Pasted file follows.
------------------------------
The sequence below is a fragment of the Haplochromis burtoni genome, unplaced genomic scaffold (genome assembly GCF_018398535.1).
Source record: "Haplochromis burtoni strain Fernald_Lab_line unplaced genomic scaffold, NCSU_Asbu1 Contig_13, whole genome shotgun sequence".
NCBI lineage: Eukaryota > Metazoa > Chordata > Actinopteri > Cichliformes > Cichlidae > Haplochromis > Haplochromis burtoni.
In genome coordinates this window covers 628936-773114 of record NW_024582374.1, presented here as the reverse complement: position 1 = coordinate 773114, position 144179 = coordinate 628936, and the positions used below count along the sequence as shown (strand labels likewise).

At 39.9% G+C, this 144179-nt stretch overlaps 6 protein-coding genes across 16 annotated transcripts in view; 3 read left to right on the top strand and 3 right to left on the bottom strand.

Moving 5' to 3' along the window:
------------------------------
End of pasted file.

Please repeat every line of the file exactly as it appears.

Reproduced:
The sequence below is a fragment of the Haplochromis burtoni genome, unplaced genomic scaffold (genome assembly GCF_018398535.1).
Source record: "Haplochromis burtoni strain Fernald_Lab_line unplaced genomic scaffold, NCSU_Asbu1 Contig_13, whole genome shotgun sequence".
NCBI lineage: Eukaryota > Metazoa > Chordata > Actinopteri > Cichliformes > Cichlidae > Haplochromis > Haplochromis burtoni.
In genome coordinates this window covers 628936-773114 of record NW_024582374.1, presented here as the reverse complement: position 1 = coordinate 773114, position 144179 = coordinate 628936, and the positions used below count along the sequence as shown (strand labels likewise).

At 39.9% G+C, this 144179-nt stretch overlaps 6 protein-coding genes across 16 annotated transcripts in view; 3 read left to right on the top strand and 3 right to left on the bottom strand.

Moving 5' to 3' along the window: